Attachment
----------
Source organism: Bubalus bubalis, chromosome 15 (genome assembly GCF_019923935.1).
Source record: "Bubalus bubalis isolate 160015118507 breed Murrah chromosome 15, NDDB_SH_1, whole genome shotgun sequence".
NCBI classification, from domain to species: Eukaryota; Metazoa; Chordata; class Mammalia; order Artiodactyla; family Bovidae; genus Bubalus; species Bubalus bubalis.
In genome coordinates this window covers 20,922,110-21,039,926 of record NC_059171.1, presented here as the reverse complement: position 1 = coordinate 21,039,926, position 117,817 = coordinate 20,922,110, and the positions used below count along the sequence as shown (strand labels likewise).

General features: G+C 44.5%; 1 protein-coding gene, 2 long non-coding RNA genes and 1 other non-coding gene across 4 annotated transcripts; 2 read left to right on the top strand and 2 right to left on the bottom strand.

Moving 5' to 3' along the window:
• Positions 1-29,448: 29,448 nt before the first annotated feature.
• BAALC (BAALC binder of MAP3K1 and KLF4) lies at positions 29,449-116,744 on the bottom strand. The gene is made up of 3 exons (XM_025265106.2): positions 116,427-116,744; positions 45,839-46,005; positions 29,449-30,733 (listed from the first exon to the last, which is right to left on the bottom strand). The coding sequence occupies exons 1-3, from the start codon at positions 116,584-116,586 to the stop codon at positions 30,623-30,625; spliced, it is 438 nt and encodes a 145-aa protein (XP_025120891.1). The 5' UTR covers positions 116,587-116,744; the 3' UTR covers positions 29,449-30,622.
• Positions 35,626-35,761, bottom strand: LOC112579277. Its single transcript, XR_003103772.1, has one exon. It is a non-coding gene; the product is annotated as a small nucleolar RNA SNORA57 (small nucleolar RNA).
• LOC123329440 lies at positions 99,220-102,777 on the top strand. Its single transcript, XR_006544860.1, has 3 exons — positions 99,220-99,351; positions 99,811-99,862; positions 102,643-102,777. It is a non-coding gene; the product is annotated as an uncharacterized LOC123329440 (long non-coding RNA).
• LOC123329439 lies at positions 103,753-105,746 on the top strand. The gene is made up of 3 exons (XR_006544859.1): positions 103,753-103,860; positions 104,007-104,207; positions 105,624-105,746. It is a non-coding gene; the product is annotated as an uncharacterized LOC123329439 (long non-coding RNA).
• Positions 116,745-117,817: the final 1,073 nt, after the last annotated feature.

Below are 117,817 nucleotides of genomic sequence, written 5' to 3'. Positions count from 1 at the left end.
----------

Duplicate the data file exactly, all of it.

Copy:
Source organism: Bubalus bubalis, chromosome 15 (genome assembly GCF_019923935.1).
Source record: "Bubalus bubalis isolate 160015118507 breed Murrah chromosome 15, NDDB_SH_1, whole genome shotgun sequence".
NCBI classification, from domain to species: Eukaryota; Metazoa; Chordata; class Mammalia; order Artiodactyla; family Bovidae; genus Bubalus; species Bubalus bubalis.
In genome coordinates this window covers 20,922,110-21,039,926 of record NC_059171.1, presented here as the reverse complement: position 1 = coordinate 21,039,926, position 117,817 = coordinate 20,922,110, and the positions used below count along the sequence as shown (strand labels likewise).

General features: G+C 44.5%; 1 protein-coding gene, 2 long non-coding RNA genes and 1 other non-coding gene across 4 annotated transcripts; 2 read left to right on the top strand and 2 right to left on the bottom strand.

Moving 5' to 3' along the window:
• Positions 1-29,448: 29,448 nt before the first annotated feature.
• BAALC (BAALC binder of MAP3K1 and KLF4) lies at positions 29,449-116,744 on the bottom strand. The gene is made up of 3 exons (XM_025265106.2): positions 116,427-116,744; positions 45,839-46,005; positions 29,449-30,733 (listed from the first exon to the last, which is right to left on the bottom strand). The coding sequence occupies exons 1-3, from the start codon at positions 116,584-116,586 to the stop codon at positions 30,623-30,625; spliced, it is 438 nt and encodes a 145-aa protein (XP_025120891.1). The 5' UTR covers positions 116,587-116,744; the 3' UTR covers positions 29,449-30,622.
• Positions 35,626-35,761, bottom strand: LOC112579277. Its single transcript, XR_003103772.1, has one exon. It is a non-coding gene; the product is annotated as a small nucleolar RNA SNORA57 (small nucleolar RNA).
• LOC123329440 lies at positions 99,220-102,777 on the top strand. Its single transcript, XR_006544860.1, has 3 exons — positions 99,220-99,351; positions 99,811-99,862; positions 102,643-102,777. It is a non-coding gene; the product is annotated as an uncharacterized LOC123329440 (long non-coding RNA).
• LOC123329439 lies at positions 103,753-105,746 on the top strand. The gene is made up of 3 exons (XR_006544859.1): positions 103,753-103,860; positions 104,007-104,207; positions 105,624-105,746. It is a non-coding gene; the product is annotated as an uncharacterized LOC123329439 (long non-coding RNA).
• Positions 116,745-117,817: the final 1,073 nt, after the last annotated feature.

Below are 117,817 nucleotides of genomic sequence, written 5' to 3'. Positions count from 1 at the left end.